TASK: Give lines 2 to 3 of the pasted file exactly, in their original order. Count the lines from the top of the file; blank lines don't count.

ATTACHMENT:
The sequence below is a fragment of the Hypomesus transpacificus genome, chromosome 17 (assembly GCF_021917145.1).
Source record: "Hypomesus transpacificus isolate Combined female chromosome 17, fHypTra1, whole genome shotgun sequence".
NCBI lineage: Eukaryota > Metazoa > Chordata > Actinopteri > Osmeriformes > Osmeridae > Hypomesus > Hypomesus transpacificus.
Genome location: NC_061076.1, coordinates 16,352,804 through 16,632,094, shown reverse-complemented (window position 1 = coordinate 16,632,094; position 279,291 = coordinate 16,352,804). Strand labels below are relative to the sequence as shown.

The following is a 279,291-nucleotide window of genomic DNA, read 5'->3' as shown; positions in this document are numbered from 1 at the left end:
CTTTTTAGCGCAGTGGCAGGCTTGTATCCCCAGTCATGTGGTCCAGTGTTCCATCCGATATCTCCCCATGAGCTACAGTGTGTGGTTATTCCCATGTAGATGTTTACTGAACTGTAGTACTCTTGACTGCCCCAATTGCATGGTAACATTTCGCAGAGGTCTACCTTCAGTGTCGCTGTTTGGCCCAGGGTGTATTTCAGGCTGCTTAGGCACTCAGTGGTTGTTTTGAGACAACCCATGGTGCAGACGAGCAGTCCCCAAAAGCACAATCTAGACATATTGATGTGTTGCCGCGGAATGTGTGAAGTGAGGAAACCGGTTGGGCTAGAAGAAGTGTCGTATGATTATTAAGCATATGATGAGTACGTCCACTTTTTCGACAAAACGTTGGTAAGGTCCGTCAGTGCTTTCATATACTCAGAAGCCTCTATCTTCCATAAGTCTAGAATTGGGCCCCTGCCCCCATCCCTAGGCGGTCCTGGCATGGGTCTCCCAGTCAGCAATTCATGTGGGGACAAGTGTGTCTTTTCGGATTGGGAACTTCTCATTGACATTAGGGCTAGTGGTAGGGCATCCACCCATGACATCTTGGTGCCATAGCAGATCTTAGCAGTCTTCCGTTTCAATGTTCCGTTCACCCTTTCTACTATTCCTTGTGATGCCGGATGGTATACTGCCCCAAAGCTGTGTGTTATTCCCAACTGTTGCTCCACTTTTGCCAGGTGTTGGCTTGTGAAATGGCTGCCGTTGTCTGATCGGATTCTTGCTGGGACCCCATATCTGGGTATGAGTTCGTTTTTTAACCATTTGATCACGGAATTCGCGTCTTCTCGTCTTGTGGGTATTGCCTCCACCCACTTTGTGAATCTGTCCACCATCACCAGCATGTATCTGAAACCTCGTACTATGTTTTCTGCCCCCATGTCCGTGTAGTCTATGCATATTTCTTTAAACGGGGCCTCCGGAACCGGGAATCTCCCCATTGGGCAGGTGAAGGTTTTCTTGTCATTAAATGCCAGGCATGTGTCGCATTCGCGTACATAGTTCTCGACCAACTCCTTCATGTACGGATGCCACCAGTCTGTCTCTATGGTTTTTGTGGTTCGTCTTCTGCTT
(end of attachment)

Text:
Source record: "Hypomesus transpacificus isolate Combined female chromosome 17, fHypTra1, whole genome shotgun sequence".
NCBI lineage: Eukaryota > Metazoa > Chordata > Actinopteri > Osmeriformes > Osmeridae > Hypomesus > Hypomesus transpacificus.